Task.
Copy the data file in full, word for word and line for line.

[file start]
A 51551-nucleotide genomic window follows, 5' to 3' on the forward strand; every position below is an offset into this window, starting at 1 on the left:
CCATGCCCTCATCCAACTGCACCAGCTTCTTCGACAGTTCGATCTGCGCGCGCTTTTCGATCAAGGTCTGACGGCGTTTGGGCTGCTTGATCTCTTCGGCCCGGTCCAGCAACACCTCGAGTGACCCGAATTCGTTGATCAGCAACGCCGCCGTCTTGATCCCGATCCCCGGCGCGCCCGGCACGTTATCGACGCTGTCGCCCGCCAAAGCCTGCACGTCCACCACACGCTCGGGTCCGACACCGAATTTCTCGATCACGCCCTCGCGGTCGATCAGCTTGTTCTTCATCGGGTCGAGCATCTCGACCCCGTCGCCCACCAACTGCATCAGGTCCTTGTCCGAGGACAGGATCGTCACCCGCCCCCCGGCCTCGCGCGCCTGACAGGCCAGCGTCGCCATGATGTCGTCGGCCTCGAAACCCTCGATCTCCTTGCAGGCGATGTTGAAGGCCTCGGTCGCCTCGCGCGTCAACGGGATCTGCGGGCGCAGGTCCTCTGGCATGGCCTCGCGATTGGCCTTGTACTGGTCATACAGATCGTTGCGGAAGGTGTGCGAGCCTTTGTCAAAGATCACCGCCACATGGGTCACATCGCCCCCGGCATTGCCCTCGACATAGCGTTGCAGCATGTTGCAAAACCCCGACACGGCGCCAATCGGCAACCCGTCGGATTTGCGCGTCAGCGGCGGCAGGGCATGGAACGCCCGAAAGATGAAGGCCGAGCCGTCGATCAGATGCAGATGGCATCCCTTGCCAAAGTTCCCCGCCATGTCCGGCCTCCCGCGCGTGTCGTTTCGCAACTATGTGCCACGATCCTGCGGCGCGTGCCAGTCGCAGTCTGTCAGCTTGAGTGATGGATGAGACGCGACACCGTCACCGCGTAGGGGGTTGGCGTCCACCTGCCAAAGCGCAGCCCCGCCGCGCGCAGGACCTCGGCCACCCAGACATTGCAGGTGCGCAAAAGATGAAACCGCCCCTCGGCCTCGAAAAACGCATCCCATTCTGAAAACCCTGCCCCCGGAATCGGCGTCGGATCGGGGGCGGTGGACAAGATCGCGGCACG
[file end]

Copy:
A 51551-nucleotide genomic window follows, 5' to 3' on the forward strand; every position below is an offset into this window, starting at 1 on the left:
CCATGCCCTCATCCAACTGCACCAGCTTCTTCGACAGTTCGATCTGCGCGCGCTTTTCGATCAAGGTCTGACGGCGTTTGGGCTGCTTGATCTCTTCGGCCCGGTCCAGCAACACCTCGAGTGACCCGAATTCGTTGATCAGCAACGCCGCCGTCTTGATCCCGATCCCCGGCGCGCCCGGCACGTTATCGACGCTGTCGCCCGCCAAAGCCTGCACGTCCACCACACGCTCGGGTCCGACACCGAATTTCTCGATCACGCCCTCGCGGTCGATCAGCTTGTTCTTCATCGGGTCGAGCATCTCGACCCCGTCGCCCACCAACTGCATCAGGTCCTTGTCCGAGGACAGGATCGTCACCCGCCCCCCGGCCTCGCGCGCCTGACAGGCCAGCGTCGCCATGATGTCGTCGGCCTCGAAACCCTCGATCTCCTTGCAGGCGATGTTGAAGGCCTCGGTCGCCTCGCGCGTCAACGGGATCTGCGGGCGCAGGTCCTCTGGCATGGCCTCGCGATTGGCCTTGTACTGGTCATACAGATCGTTGCGGAAGGTGTGCGAGCCTTTGTCAAAGATCACCGCCACATGGGTCACATCGCCCCCGGCATTGCCCTCGACATAGCGTTGCAGCATGTTGCAAAACCCCGACACGGCGCCAATCGGCAACCCGTCGGATTTGCGCGTCAGCGGCGGCAGGGCATGGAACGCCCGAAAGATGAAGGCCGAGCCGTCGATCAGATGCAGATGGCATCCCTTGCCAAAGTTCCCCGCCATGTCCGGCCTCCCGCGCGTGTCGTTTCGCAACTATGTGCCACGATCCTGCGGCGCGTGCCAGTCGCAGTCTGTCAGCTTGAGTGATGGATGAGACGCGACACCGTCACCGCGTAGGGGGTTGGCGTCCACCTGCCAAAGCGCAGCCCCGCCGCGCGCAGGACCTCGGCCACCCAGACATTGCAGGTGCGCAAAAGATGAAACCGCCCCTCGGCCTCGAAAAACGCATCCCATTCTGAAAACCCTGCCCCCGGAATCGGCGTCGGATCGGGGGCGGTGGACAAGATCGCGGCACG